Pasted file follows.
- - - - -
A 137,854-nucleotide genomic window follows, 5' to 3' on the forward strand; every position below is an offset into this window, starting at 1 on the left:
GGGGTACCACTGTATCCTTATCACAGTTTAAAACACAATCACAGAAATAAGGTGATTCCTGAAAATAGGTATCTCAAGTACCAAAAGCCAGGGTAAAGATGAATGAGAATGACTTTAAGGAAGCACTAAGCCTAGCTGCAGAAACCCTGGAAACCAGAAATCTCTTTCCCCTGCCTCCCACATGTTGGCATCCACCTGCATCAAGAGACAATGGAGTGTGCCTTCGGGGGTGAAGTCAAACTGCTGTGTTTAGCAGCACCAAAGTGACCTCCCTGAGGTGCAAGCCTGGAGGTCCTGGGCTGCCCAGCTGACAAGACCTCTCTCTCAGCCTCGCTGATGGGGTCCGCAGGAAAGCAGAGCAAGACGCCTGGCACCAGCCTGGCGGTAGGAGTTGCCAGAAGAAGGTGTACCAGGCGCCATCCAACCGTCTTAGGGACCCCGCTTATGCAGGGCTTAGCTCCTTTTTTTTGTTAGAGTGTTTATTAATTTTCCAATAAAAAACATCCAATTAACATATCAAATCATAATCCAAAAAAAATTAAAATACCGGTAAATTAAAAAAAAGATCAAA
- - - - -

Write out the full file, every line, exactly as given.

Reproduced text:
A 137,854-nucleotide genomic window follows, 5' to 3' on the forward strand; every position below is an offset into this window, starting at 1 on the left:
GGGGTACCACTGTATCCTTATCACAGTTTAAAACACAATCACAGAAATAAGGTGATTCCTGAAAATAGGTATCTCAAGTACCAAAAGCCAGGGTAAAGATGAATGAGAATGACTTTAAGGAAGCACTAAGCCTAGCTGCAGAAACCCTGGAAACCAGAAATCTCTTTCCCCTGCCTCCCACATGTTGGCATCCACCTGCATCAAGAGACAATGGAGTGTGCCTTCGGGGGTGAAGTCAAACTGCTGTGTTTAGCAGCACCAAAGTGACCTCCCTGAGGTGCAAGCCTGGAGGTCCTGGGCTGCCCAGCTGACAAGACCTCTCTCTCAGCCTCGCTGATGGGGTCCGCAGGAAAGCAGAGCAAGACGCCTGGCACCAGCCTGGCGGTAGGAGTTGCCAGAAGAAGGTGTACCAGGCGCCATCCAACCGTCTTAGGGACCCCGCTTATGCAGGGCTTAGCTCCTTTTTTTTGTTAGAGTGTTTATTAATTTTCCAATAAAAAACATCCAATTAACATATCAAATCATAATCCAAAAAAAATTAAAATACCGGTAAATTAAAAAAAAGATCAAA